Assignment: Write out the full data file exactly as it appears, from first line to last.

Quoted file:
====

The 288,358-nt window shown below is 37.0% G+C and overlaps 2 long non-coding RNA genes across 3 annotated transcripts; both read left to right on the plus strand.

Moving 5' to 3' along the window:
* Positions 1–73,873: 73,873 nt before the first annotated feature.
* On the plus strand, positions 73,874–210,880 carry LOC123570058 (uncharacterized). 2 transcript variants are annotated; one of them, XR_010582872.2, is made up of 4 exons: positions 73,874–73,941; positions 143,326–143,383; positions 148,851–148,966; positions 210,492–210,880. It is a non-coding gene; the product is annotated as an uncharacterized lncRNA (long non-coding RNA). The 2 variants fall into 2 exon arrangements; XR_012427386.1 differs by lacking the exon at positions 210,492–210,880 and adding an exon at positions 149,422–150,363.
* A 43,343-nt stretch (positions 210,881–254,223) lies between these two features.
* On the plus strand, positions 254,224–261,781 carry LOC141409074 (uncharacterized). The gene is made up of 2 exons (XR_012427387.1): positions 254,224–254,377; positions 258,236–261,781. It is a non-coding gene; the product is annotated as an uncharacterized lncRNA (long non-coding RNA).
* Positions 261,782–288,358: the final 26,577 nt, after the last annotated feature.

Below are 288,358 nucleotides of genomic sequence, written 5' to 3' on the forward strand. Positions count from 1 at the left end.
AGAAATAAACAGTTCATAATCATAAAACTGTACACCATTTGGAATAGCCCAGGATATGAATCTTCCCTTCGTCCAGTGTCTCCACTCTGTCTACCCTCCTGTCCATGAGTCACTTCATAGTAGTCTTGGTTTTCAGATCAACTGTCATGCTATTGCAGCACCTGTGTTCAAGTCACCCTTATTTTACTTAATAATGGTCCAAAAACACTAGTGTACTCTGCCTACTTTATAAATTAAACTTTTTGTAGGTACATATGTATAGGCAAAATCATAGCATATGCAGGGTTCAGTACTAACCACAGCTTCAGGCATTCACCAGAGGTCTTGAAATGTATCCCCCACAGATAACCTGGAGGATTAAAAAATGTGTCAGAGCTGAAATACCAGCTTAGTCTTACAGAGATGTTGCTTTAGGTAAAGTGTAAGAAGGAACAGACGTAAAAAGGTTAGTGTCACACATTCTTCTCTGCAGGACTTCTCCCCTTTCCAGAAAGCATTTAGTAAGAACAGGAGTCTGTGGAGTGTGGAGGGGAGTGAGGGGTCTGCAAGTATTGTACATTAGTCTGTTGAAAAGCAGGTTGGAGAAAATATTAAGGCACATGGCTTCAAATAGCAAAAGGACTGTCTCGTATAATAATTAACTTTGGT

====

The 288,358-nt window shown below is 37.0% G+C and overlaps 2 long non-coding RNA genes across 3 annotated transcripts; both read left to right on the plus strand.

Moving 5' to 3' along the window:
* Positions 1–73,873: 73,873 nt before the first annotated feature.
* On the plus strand, positions 73,874–210,880 carry LOC123570058 (uncharacterized). 2 transcript variants are annotated; one of them, XR_010582872.2, is made up of 4 exons: positions 73,874–73,941; positions 143,326–143,383; positions 148,851–148,966; positions 210,492–210,880. It is a non-coding gene; the product is annotated as an uncharacterized lncRNA (long non-coding RNA). The 2 variants fall into 2 exon arrangements; XR_012427386.1 differs by lacking the exon at positions 210,492–210,880 and adding an exon at positions 149,422–150,363.
* A 43,343-nt stretch (positions 210,881–254,223) lies between these two features.
* On the plus strand, positions 254,224–261,781 carry LOC141409074 (uncharacterized). The gene is made up of 2 exons (XR_012427387.1): positions 254,224–254,377; positions 258,236–261,781. It is a non-coding gene; the product is annotated as an uncharacterized lncRNA (long non-coding RNA).
* Positions 261,782–288,358: the final 26,577 nt, after the last annotated feature.

Below are 288,358 nucleotides of genomic sequence, written 5' to 3' on the forward strand. Positions count from 1 at the left end.
AGAAATAAACAGTTCATAATCATAAAACTGTACACCATTTGGAATAGCCCAGGATATGAATCTTCCCTTCGTCCAGTGTCTCCACTCTGTCTACCCTCCTGTCCATGAGTCACTTCATAGTAGTCTTGGTTTTCAGATCAACTGTCATGCTATTGCAGCACCTGTGTTCAAGTCACCCTTATTTTACTTAATAATGGTCCAAAAACACTAGTGTACTCTGCCTACTTTATAAATTAAACTTTTTGTAGGTACATATGTATAGGCAAAATCATAGCATATGCAGGGTTCAGTACTAACCACAGCTTCAGGCATTCACCAGAGGTCTTGAAATGTATCCCCCACAGATAACCTGGAGGATTAAAAAATGTGTCAGAGCTGAAATACCAGCTTAGTCTTACAGAGATGTTGCTTTAGGTAAAGTGTAAGAAGGAACAGACGTAAAAAGGTTAGTGTCACACATTCTTCTCTGCAGGACTTCTCCCCTTTCCAGAAAGCATTTAGTAAGAACAGGAGTCTGTGGAGTGTGGAGGGGAGTGAGGGGTCTGCAAGTATTGTACATTAGTCTGTTGAAAAGCAGGTTGGAGAAAATATTAAGGCACATGGCTTCAAATAGCAAAAGGACTGTCTCGTATAATAATTAACTTTGGT